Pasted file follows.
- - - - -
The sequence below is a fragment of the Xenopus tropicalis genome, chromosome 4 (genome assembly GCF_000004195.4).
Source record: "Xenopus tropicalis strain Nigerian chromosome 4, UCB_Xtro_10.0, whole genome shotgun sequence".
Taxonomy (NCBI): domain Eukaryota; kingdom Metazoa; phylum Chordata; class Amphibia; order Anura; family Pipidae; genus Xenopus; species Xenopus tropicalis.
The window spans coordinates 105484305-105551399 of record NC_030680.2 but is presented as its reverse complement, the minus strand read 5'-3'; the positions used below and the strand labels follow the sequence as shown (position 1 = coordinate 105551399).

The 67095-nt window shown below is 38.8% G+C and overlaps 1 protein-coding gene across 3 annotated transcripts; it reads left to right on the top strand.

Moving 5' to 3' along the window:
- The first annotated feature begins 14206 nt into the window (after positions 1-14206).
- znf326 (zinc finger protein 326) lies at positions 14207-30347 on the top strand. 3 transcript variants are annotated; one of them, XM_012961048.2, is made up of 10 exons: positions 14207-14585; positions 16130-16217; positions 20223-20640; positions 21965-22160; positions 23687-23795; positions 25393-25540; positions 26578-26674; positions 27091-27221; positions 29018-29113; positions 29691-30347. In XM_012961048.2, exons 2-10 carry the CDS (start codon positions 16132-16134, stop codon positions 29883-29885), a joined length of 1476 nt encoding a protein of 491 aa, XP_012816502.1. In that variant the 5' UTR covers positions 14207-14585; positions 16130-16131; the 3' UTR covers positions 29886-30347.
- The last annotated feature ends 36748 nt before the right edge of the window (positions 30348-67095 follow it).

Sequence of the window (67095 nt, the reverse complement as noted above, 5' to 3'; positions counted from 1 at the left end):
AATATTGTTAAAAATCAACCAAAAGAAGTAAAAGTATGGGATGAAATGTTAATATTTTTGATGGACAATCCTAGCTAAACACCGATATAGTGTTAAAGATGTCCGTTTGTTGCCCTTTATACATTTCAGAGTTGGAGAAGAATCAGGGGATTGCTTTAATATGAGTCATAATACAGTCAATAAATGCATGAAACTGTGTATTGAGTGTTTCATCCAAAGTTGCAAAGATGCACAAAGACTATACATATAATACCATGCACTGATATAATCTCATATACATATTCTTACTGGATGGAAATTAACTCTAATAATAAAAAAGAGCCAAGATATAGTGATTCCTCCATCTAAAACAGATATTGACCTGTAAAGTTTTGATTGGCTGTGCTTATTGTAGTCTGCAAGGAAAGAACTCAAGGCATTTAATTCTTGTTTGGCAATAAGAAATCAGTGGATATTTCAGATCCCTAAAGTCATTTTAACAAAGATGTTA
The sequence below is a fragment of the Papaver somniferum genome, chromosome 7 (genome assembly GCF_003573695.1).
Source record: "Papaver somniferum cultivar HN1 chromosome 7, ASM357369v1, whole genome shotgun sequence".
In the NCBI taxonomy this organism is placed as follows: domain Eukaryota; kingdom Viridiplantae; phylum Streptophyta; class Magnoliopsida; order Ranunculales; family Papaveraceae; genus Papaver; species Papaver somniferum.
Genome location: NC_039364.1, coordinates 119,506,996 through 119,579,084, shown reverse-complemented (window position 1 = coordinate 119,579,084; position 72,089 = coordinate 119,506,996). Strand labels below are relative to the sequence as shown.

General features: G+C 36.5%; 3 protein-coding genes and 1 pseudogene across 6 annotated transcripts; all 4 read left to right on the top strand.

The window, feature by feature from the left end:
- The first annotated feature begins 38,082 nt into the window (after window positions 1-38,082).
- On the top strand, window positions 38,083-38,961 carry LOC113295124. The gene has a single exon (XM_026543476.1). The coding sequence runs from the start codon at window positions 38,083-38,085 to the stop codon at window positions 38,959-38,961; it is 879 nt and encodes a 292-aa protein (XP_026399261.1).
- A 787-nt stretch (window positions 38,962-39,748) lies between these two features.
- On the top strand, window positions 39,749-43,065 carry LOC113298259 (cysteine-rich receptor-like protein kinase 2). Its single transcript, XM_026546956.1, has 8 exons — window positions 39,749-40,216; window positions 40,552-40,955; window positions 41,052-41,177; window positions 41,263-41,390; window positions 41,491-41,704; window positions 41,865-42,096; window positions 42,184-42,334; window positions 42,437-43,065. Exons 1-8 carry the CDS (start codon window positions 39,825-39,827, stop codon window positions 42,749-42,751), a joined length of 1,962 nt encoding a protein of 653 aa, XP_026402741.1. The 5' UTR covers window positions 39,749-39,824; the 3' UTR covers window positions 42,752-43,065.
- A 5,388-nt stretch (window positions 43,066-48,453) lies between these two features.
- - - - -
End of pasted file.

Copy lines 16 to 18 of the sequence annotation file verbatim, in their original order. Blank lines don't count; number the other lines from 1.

General features: G+C 36.5%; 3 protein-coding genes and 1 pseudogene across 6 annotated transcripts; all 4 read left to right on the top strand.

The window, feature by feature from the left end:
- The first annotated feature begins 38,082 nt into the window (after window positions 1-38,082).